Reckitt announces recall of baby formula due to contamination with deadly bacteria


Abbott Laboratories, the largest supplier of infant formula in the United States, halted production at its Michigan plant in February 2022 due to reports of fatal bacterial infections.

A timeline of events shows that the closure was that the facility had previously been under investigation by the US Food and Drug Administration (FDA).

September 2021: The FDA conducted a four-day inspection of the Abbott Laboratories facility in Sturgis, Michigan.

The inspection report revealed that the facility ‘failed to maintain’ clean and sanitary conditions in at least one building that manufactured, processed, packaged or held baby formula.

FDA officials also observed poor hand washing among employees at the Abbott facility who “worked directly with formula.”

The FDA also noted one instance of improper equipment maintenance and temperature control.

October 2021: A whistleblower sends the FDA a 34-page document detailing potential concerns with the Sturgis plant.

The document, which was made public by Congresswoman Rosa DeLauro in April 2022, was written by a former factory employee.

Among other things, the employee accused the facility of lax cleaning practices, falsifying records, releasing untested infant formula and withholding information during a 2019 FDA audit.

January – March 2022: The FDA conducted multiple inspections at the Sturgis facility over the course of three months in 2022. A ten-page inspection report revealed multiple violations at the facility.

The agency alleged that the plant failed to ensure that all surfaces that come into contact with infant formula were maintained to prevent cross-contamination.

The report says the facility “did not establish a system of process controls” to ensure that the baby formula “does not become adulterated due to the presence of microorganisms in the formula or the processing environment.”

Officials also alleged that the facility failed to disclose in an investigative report whether a health hazard existed at the facility.

In addition, the report said plant workers were not wearing the “necessary protective equipment” when working directly with formula.

February 17: US health officials are urgently warning parents against using three popular baby formula products produced at the Abbott factory in Michigan. Investigators say the products were recently linked to bacterial contamination after an infant died and three others fell ill.

Abbott voluntarily recalled several major brands and closed the Sturgis plant.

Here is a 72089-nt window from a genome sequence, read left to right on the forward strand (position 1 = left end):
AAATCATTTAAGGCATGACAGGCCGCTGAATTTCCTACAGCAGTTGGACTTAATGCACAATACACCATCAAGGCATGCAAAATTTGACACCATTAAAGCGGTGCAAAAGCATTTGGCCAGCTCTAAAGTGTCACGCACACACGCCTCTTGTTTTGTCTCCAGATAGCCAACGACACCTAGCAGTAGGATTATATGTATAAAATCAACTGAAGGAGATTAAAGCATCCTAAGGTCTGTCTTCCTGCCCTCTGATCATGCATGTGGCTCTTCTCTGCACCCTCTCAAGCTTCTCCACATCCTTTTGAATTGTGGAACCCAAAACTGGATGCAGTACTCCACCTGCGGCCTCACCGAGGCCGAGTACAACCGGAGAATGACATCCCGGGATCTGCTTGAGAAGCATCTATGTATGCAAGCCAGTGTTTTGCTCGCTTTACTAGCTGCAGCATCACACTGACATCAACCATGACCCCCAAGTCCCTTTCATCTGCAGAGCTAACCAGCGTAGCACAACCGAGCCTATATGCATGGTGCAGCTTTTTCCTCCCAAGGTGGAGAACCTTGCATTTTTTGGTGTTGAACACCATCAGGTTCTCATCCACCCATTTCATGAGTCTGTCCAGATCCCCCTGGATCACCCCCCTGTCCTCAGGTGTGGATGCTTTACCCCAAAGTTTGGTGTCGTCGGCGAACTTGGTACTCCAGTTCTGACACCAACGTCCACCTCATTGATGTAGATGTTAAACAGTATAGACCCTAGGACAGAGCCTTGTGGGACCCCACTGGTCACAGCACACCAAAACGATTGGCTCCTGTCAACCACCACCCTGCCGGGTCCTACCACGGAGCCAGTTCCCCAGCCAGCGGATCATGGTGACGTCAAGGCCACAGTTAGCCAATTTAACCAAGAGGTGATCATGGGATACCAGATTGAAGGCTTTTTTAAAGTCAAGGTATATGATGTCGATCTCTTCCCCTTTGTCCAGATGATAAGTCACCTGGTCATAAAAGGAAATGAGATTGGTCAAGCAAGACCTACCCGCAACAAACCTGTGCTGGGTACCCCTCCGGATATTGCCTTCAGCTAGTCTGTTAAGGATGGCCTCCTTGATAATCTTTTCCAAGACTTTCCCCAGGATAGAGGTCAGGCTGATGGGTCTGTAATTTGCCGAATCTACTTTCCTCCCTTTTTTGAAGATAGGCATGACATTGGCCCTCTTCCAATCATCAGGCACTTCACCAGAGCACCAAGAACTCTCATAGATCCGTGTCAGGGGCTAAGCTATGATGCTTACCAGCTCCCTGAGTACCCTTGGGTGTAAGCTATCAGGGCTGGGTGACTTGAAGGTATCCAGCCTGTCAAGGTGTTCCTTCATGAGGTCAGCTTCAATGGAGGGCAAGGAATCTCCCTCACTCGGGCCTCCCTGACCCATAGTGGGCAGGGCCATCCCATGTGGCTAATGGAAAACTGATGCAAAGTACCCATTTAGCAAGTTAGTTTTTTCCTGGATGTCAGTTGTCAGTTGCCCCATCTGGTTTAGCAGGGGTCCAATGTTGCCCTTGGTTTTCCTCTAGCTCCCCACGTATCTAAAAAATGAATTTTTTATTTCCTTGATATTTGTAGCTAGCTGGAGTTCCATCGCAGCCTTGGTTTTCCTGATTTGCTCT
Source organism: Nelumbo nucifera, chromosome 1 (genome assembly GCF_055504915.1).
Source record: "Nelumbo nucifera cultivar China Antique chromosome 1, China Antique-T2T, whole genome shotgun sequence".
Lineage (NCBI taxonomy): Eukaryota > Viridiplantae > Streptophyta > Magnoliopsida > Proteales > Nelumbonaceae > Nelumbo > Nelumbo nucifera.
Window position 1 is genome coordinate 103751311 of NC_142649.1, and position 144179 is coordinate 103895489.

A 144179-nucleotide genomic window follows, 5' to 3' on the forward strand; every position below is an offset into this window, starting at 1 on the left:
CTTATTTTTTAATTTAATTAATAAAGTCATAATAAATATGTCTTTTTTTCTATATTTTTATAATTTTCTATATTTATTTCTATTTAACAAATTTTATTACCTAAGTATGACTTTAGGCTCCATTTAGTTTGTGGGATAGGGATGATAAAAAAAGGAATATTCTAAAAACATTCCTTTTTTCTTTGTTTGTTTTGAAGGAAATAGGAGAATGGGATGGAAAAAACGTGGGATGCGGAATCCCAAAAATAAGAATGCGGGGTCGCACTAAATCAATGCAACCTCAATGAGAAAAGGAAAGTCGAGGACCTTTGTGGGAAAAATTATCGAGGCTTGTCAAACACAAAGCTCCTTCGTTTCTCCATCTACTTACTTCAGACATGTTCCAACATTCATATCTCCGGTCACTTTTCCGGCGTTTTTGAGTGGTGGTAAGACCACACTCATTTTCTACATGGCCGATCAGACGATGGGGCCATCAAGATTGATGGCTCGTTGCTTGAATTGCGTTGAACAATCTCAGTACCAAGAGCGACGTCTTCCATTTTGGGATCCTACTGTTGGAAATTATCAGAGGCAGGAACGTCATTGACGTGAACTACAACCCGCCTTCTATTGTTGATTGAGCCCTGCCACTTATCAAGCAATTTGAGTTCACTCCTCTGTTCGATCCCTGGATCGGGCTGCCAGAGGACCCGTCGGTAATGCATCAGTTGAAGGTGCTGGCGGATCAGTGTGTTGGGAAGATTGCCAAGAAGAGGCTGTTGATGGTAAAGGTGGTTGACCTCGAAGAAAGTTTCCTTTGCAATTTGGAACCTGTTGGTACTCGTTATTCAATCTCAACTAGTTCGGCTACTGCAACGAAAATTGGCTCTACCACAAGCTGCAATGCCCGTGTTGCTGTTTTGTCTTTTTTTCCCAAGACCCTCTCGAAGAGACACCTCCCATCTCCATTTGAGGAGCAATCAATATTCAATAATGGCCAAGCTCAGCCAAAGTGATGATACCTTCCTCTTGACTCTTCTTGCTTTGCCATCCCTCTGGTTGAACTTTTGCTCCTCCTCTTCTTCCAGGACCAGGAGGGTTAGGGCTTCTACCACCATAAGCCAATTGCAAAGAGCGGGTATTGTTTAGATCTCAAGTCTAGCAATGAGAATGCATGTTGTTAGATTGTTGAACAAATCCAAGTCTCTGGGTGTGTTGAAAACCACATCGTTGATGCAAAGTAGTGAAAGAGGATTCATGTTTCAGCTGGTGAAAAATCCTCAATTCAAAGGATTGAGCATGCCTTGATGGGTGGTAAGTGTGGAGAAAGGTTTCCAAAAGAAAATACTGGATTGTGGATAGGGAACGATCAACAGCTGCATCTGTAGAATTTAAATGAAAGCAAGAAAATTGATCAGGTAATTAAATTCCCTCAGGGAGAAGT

The FDA also said it is investigating four reports of infants who were hospitalized after consuming the formula, including one who died.

February 28: Abbott Laboratories expanded its recall of Similac baby formula after a second infant exposed to the powdered baby formula died.

April 15: Abbott releases a statement claiming it is working closely with the FDA to resume operations at the Sturgis facility.

The week of April 24: The nationwide proportion of sold-out baby formula reached 40 per cent. Texas, Tennessee, Missouri, Iowa, North Dakota and South Dakota, apparently hardest hit by the shortage, reported sold-out prices of about 50 percent.

May 10: Abbott releases a statement to claiming “thorough investigation” by the FDA and Abbott revealed “infant formula produced at our Sturgis facility is not the likely source of infection in the reported cases and that it was not an outbreak caused by products from the facility’.

Abbott claims it is “working closely with the FDA to restart operations” at the facility, with the spokesperson noting, “We continue to make progress with corrective actions and will implement additional actions as we work toward addressing issues related to the recent recall “.

The FDA told it was holding discussions with “Abbott and other manufacturers to increase production of various specialty and metabolic products,” but declined to say when the Sturgis facility might reopen.

Sen. Mitt Romney issued a letter to the FDA and US Department of Agriculture (USDA) urging leaders to address the formula shortage and work to prevent future threats to infant health.

May 11: Lawmakers on Capitol Hill announce plans to hold a hearing in two weeks on infant formula shortages.

Abbott announced that it would take up to ten weeks for the company to get baby formula to retailers when the Sturgis facility reopens.